Hackers know small companies are more vulnerable to data breaches due to limited resources. Cybersecurity should always be a high priority. But when a company’s IT staff consists of maybe 1-2 people who are provided limited budgets and are constantly solving other tech problems, the focus on security suffers. And hackers aren’t the only problem. One significantly overlooked part of the security process “cleaning” the IT infrastructure.

4HIT staff being and small business owners must keep on top of:

  • Networked systems
  • PC and mobile hardware
  • Multiple device software
  • Local and cloud data

The best way to manage the “cleaning” process is to keep a checklist and break the workload down into small bites. Complete the following tasks to clean up your business’s digital life and add layers of protection:

  • Rule #1: Automatically back up your data before, after and always. No matter what you are doing to your devices, make sure they are backed up.
  • Use automatically updated security tools including anti-virus, anti-spyware, and firewall software.
  • Use a virtual private network for public Wi-Fi activity. Check to see if the VPN auto-updates.
  • Take an inventory of your e-mail files. Depending on the nature of a business, it may be prudent to keep everything backed up for years. In other cases, consider deleting useless messages. Create folders for messages pertaining to certain topics. Delete old folders, etc.
  • Go through all of your devices’ programs and uninstall the ones you’ll never use.
  • Carefully sift through all of your files and get rid of useless ones.
  • Separate out media so that there are files specifically for images, video, docs, etc.
  • Integrate desktop icons that have a commonality. For instance you may have several related to a certain product or service you provide. Create a main folder and put all of these in it. Icon clutter may slow boot-up time and makes things look and feel, well, cluttered.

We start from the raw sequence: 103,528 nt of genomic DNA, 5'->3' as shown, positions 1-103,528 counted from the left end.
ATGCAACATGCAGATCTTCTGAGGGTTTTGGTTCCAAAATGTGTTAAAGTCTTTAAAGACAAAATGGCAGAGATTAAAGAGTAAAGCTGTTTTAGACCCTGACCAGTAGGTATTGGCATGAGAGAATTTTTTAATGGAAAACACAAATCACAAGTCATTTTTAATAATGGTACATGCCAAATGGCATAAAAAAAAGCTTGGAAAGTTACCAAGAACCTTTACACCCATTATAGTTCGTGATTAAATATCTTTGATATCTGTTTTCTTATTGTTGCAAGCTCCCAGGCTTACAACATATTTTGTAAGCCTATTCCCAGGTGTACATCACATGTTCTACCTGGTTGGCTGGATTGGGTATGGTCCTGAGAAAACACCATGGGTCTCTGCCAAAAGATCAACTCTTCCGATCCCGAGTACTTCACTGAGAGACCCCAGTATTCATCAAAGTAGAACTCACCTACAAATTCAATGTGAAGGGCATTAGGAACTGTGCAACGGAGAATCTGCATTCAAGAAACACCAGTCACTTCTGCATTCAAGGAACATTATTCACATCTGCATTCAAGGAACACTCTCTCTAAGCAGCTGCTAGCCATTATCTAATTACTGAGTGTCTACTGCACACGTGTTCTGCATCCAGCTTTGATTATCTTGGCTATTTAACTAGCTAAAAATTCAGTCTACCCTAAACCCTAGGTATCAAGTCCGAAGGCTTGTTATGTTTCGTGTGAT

• Take a look at all your passwords. Replace the crackable ones with long and strong ones. An easily crackable password: contains real words or proper names; has keyboard sequences; has a limited variety of characters. If you have a ton of passwords, use a password manager.
  • Have multiple backups for your data including on premise and cloud storage.
  • Defragment your hard drive.
  • Reinstall your operating system. Of course, first make sure all your data is backed up beforehand.
  • Operating systems pick up temporary files over time, slowing the computer and making it vulnerable. The free CCleaner tool will clean up your system’s registry.
  • Install program updates. Your OS should automatically do this, but check just to be safe.
  • Review the privacy settings of social media accounts to make sure you’re not sharing information with more people than you’d like.
  • Make sure your business is protected by a security alarm system that includes video surveillance. Hackers get the spotlight, but we can’t forget about the common burglar.

The prevention tactics above apply to businesses and really, everyone. Be sure to train your employees on proactive security and inform them about tricks that cyber thieves use. For more information visit: http://www.dhs.gov/national-cyber-security-awareness-month. If you’re looking for a secure backup solution, check out Carbonite. Sign up before the end of October and receive two free bonus months when you enter code “CYBERAWARE” at checkout.

#1 Best Selling Author Robert Siciliano CSP, CEO of IDTheftSecurity.com is a United States Coast Guard Auxiliary Flotilla Staff Officer of the U.S. Department of Homeland Security whose motto is Semper Paratus (Always Ready). He is a four time Boston Marathoner, Private Investigator and is fiercely committed to informing, educating, and empowering people so they can be protected from violence and crime in the physical and virtual worlds. As a Certified Speaking Professional his “tell it like it is” style is sought after by major media outlets, executives in the C-Suite of leading corporations, meeting planners, and community leaders. Disclosures.

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